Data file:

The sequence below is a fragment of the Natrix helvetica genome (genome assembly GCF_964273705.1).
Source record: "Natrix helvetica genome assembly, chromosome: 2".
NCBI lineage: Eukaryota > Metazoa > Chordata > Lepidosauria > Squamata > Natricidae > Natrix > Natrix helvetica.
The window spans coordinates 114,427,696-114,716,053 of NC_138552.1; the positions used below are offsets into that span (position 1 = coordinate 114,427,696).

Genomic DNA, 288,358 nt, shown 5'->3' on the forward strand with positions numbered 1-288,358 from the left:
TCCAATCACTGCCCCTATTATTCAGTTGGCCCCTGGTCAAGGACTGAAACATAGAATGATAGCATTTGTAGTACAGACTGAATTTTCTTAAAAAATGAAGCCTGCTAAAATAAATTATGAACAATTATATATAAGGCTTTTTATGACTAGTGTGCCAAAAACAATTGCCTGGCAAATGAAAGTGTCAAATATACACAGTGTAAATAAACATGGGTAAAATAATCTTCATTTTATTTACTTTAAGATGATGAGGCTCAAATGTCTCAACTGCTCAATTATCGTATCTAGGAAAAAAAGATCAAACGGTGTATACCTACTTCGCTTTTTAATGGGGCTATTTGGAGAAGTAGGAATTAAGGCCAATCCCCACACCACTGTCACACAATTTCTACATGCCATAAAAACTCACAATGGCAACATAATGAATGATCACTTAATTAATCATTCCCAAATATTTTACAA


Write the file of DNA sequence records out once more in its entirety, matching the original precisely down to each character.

The sequence below is a fragment of the Natrix helvetica genome (genome assembly GCF_964273705.1).
Source record: "Natrix helvetica genome assembly, chromosome: 2".
NCBI lineage: Eukaryota > Metazoa > Chordata > Lepidosauria > Squamata > Natricidae > Natrix > Natrix helvetica.
The window spans coordinates 114,427,696-114,716,053 of NC_138552.1; the positions used below are offsets into that span (position 1 = coordinate 114,427,696).

Genomic DNA, 288,358 nt, shown 5'->3' on the forward strand with positions numbered 1-288,358 from the left:
TCCAATCACTGCCCCTATTATTCAGTTGGCCCCTGGTCAAGGACTGAAACATAGAATGATAGCATTTGTAGTACAGACTGAATTTTCTTAAAAAATGAAGCCTGCTAAAATAAATTATGAACAATTATATATAAGGCTTTTTATGACTAGTGTGCCAAAAACAATTGCCTGGCAAATGAAAGTGTCAAATATACACAGTGTAAATAAACATGGGTAAAATAATCTTCATTTTATTTACTTTAAGATGATGAGGCTCAAATGTCTCAACTGCTCAATTATCGTATCTAGGAAAAAAAGATCAAACGGTGTATACCTACTTCGCTTTTTAATGGGGCTATTTGGAGAAGTAGGAATTAAGGCCAATCCCCACACCACTGTCACACAATTTCTACATGCCATAAAAACTCACAATGGCAACATAATGAATGATCACTTAATTAATCATTCCCAAATATTTTACAA